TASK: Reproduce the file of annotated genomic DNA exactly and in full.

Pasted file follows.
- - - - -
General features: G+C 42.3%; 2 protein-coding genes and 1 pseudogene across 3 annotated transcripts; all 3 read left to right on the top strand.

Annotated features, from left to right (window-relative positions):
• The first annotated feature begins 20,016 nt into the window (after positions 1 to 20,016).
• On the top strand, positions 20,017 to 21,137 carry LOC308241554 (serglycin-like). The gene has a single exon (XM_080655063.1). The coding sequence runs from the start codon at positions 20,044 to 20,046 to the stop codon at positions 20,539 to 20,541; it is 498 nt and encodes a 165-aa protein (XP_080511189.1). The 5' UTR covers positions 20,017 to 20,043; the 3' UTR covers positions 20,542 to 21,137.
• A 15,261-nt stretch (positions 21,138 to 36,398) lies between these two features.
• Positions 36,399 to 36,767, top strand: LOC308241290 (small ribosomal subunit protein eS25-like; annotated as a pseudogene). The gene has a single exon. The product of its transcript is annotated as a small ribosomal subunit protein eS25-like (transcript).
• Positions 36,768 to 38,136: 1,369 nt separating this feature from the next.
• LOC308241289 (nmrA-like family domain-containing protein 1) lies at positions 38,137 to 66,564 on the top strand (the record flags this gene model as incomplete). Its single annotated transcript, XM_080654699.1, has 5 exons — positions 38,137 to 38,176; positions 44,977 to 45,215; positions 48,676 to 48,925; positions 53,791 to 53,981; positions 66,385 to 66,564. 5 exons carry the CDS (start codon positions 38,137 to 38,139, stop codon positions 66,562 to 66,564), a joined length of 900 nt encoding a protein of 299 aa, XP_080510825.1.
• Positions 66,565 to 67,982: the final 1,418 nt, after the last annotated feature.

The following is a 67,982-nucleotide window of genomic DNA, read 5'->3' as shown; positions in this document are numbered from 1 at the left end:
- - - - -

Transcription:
General features: G+C 42.3%; 2 protein-coding genes and 1 pseudogene across 3 annotated transcripts; all 3 read left to right on the top strand.

Annotated features, from left to right (window-relative positions):
• The first annotated feature begins 20,016 nt into the window (after positions 1 to 20,016).
• On the top strand, positions 20,017 to 21,137 carry LOC308241554 (serglycin-like). The gene has a single exon (XM_080655063.1). The coding sequence runs from the start codon at positions 20,044 to 20,046 to the stop codon at positions 20,539 to 20,541; it is 498 nt and encodes a 165-aa protein (XP_080511189.1). The 5' UTR covers positions 20,017 to 20,043; the 3' UTR covers positions 20,542 to 21,137.
• A 15,261-nt stretch (positions 21,138 to 36,398) lies between these two features.
• Positions 36,399 to 36,767, top strand: LOC308241290 (small ribosomal subunit protein eS25-like; annotated as a pseudogene). The gene has a single exon. The product of its transcript is annotated as a small ribosomal subunit protein eS25-like (transcript).
• Positions 36,768 to 38,136: 1,369 nt separating this feature from the next.
• LOC308241289 (nmrA-like family domain-containing protein 1) lies at positions 38,137 to 66,564 on the top strand (the record flags this gene model as incomplete). Its single annotated transcript, XM_080654699.1, has 5 exons — positions 38,137 to 38,176; positions 44,977 to 45,215; positions 48,676 to 48,925; positions 53,791 to 53,981; positions 66,385 to 66,564. 5 exons carry the CDS (start codon positions 38,137 to 38,139, stop codon positions 66,562 to 66,564), a joined length of 900 nt encoding a protein of 299 aa, XP_080510825.1.
• Positions 66,565 to 67,982: the final 1,418 nt, after the last annotated feature.

The following is a 67,982-nucleotide window of genomic DNA, read 5'->3' as shown; positions in this document are numbered from 1 at the left end: